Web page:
A hypothetical risk of harm isn’t enough to stop the installation of Internet-connected energy meters on individuals’ premises, according to a Maine high court ruling.
Central Maine Power Co.’s “smart meters” pose no credible safety threat, the state Supreme Judicial Court ruled Jan. 26.
CMP’s smart meter program allowed the company to communicate with customer’s meters and conduct automated and remote meter readings. Customers raised health and safety concerns about the radiofrequency (RF) signals emitted by meters installed on their premises.
According to the plaintiffs, the Maine Public Utilities Commission allowed customers to opt out of the program for a monthly fee.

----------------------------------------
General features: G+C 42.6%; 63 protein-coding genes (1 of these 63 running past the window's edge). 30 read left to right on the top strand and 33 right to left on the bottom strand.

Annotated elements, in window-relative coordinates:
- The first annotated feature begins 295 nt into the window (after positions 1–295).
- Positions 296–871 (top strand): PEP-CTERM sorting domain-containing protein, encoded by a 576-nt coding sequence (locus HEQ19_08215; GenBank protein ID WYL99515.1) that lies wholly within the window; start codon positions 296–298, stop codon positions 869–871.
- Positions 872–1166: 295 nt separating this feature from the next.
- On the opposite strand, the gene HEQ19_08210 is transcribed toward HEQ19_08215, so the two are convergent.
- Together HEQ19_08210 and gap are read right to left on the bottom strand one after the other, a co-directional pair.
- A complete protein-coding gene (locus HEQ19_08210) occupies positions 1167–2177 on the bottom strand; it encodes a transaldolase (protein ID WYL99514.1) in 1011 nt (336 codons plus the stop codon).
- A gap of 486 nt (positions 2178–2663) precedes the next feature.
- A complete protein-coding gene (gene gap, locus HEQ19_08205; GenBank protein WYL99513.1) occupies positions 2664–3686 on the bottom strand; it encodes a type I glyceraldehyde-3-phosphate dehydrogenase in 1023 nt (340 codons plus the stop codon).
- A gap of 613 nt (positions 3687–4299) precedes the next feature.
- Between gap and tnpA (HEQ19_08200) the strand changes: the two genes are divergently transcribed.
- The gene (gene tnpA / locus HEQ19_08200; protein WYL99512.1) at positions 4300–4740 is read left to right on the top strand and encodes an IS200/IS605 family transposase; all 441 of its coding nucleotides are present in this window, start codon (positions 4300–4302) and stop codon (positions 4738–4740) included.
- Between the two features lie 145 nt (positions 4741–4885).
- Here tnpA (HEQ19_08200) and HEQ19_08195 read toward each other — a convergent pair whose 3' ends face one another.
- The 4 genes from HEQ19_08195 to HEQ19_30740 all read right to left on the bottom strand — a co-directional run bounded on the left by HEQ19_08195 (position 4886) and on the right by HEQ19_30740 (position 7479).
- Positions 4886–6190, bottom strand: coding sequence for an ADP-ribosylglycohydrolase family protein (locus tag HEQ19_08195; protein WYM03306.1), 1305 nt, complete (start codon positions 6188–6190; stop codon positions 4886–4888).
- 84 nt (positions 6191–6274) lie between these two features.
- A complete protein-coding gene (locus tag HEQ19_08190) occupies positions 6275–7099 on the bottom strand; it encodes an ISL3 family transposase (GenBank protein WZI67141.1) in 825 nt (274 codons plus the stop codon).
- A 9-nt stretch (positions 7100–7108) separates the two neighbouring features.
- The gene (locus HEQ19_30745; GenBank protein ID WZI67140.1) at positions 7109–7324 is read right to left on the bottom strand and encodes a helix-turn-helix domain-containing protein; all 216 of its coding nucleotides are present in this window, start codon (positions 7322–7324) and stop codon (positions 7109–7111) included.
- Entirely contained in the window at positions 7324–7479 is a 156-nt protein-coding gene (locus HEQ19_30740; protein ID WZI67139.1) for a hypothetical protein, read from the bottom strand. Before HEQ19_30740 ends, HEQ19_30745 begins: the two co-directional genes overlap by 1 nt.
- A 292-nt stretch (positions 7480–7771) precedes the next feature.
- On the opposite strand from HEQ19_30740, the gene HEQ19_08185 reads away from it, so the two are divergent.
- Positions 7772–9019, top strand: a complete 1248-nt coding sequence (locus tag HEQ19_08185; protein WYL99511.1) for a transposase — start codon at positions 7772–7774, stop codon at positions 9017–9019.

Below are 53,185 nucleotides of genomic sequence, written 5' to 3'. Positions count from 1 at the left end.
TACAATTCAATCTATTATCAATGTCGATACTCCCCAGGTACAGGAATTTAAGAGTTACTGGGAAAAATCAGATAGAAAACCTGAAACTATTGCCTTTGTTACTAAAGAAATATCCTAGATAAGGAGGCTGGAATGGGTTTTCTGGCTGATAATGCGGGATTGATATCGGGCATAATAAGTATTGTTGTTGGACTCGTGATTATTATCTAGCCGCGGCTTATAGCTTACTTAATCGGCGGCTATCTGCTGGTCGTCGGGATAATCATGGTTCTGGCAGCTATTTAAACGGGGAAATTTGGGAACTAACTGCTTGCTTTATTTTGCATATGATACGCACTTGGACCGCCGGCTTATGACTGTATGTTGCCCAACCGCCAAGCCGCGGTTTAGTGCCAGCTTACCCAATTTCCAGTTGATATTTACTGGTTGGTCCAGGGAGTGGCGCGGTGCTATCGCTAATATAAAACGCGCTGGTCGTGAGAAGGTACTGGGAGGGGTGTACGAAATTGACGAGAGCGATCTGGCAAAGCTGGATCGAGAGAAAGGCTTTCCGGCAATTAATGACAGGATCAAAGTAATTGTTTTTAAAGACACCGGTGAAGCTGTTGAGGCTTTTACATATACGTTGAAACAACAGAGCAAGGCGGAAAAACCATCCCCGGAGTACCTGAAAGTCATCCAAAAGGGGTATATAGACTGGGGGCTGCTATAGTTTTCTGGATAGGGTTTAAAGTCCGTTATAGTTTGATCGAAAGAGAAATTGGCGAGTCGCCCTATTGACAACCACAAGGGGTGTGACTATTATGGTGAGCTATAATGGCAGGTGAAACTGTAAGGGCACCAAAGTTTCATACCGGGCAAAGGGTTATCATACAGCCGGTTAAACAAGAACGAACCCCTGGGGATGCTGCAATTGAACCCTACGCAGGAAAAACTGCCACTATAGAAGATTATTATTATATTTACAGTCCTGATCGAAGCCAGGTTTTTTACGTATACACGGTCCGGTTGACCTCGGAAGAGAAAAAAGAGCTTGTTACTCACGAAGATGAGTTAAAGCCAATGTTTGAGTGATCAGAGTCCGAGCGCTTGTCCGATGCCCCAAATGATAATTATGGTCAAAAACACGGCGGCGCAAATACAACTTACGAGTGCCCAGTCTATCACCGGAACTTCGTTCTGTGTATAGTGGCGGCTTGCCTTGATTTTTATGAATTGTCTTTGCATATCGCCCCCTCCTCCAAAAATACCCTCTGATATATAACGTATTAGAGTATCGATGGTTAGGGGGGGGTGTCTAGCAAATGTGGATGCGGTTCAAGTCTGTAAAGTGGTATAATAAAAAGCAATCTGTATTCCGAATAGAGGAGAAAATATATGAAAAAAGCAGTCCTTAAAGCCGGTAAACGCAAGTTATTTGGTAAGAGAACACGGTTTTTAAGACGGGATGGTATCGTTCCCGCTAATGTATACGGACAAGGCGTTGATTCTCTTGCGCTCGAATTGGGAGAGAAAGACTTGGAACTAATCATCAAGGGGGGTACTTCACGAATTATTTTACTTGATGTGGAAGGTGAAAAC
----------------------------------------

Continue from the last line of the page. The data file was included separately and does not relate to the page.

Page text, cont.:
Some evidence demonstrated a “potential future risk” posed by exposure to RF radiation in general, the court said. However, testing showed that—at an average distance of three feet from a smart meter—radiation exposure is roughly 100,000 times lower than Federal Communications Commission standards on exposure limits.
“Evidence of a hypothetical future risk is not sufficient to preclude a finding that CMP satisfied its burden; rather, the threat of harm must be probable and convincing,” the court said.
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